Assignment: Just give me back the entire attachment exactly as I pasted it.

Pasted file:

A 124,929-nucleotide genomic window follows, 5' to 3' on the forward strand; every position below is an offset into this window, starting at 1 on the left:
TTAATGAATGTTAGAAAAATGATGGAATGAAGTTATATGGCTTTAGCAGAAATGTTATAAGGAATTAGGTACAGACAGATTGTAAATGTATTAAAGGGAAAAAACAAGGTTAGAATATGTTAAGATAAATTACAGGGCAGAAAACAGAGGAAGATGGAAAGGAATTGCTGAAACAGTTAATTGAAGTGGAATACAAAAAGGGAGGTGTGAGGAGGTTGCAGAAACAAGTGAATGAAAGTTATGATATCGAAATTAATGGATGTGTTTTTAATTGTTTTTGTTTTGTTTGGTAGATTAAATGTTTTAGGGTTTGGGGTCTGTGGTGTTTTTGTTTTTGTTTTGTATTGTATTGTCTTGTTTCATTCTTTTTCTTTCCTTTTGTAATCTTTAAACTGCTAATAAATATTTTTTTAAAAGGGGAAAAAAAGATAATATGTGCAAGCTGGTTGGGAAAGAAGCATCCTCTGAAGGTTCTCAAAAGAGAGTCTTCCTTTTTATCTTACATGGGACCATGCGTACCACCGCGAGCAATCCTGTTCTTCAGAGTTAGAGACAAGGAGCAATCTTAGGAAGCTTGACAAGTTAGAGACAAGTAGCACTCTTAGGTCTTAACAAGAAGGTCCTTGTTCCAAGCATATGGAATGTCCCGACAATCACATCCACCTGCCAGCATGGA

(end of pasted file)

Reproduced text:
A 124,929-nucleotide genomic window follows, 5' to 3' on the forward strand; every position below is an offset into this window, starting at 1 on the left:
TTAATGAATGTTAGAAAAATGATGGAATGAAGTTATATGGCTTTAGCAGAAATGTTATAAGGAATTAGGTACAGACAGATTGTAAATGTATTAAAGGGAAAAAACAAGGTTAGAATATGTTAAGATAAATTACAGGGCAGAAAACAGAGGAAGATGGAAAGGAATTGCTGAAACAGTTAATTGAAGTGGAATACAAAAAGGGAGGTGTGAGGAGGTTGCAGAAACAAGTGAATGAAAGTTATGATATCGAAATTAATGGATGTGTTTTTAATTGTTTTTGTTTTGTTTGGTAGATTAAATGTTTTAGGGTTTGGGGTCTGTGGTGTTTTTGTTTTTGTTTTGTATTGTATTGTCTTGTTTCATTCTTTTTCTTTCCTTTTGTAATCTTTAAACTGCTAATAAATATTTTTTTAAAAGGGGAAAAAAAGATAATATGTGCAAGCTGGTTGGGAAAGAAGCATCCTCTGAAGGTTCTCAAAAGAGAGTCTTCCTTTTTATCTTACATGGGACCATGCGTACCACCGCGAGCAATCCTGTTCTTCAGAGTTAGAGACAAGGAGCAATCTTAGGAAGCTTGACAAGTTAGAGACAAGTAGCACTCTTAGGTCTTAACAAGAAGGTCCTTGTTCCAAGCATATGGAATGTCCCGACAATCACATCCACCTGCCAGCATGGA